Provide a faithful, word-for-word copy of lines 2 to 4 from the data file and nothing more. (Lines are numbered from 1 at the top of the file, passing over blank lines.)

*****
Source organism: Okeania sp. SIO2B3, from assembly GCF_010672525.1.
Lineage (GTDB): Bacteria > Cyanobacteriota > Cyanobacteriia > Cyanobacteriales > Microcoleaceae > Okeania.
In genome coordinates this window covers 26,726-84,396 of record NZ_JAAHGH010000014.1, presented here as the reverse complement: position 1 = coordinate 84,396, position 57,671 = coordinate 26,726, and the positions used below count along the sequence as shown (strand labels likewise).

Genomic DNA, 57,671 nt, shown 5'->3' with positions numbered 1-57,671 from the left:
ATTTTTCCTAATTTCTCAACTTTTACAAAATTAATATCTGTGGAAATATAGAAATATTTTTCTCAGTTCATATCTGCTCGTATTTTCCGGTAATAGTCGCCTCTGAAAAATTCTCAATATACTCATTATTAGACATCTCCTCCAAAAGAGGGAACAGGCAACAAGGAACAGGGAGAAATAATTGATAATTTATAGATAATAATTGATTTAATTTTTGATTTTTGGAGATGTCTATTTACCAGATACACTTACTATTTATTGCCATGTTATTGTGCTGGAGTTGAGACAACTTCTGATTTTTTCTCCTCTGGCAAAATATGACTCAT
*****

Lineage (GTDB): Bacteria > Cyanobacteriota > Cyanobacteriia > Cyanobacteriales > Microcoleaceae > Okeania.
In genome coordinates this window covers 26,726-84,396 of record NZ_JAAHGH010000014.1, presented here as the reverse complement: position 1 = coordinate 84,396, position 57,671 = coordinate 26,726, and the positions used below count along the sequence as shown (strand labels likewise).

Genomic DNA, 57,671 nt, shown 5'->3' with positions numbered 1-57,671 from the left: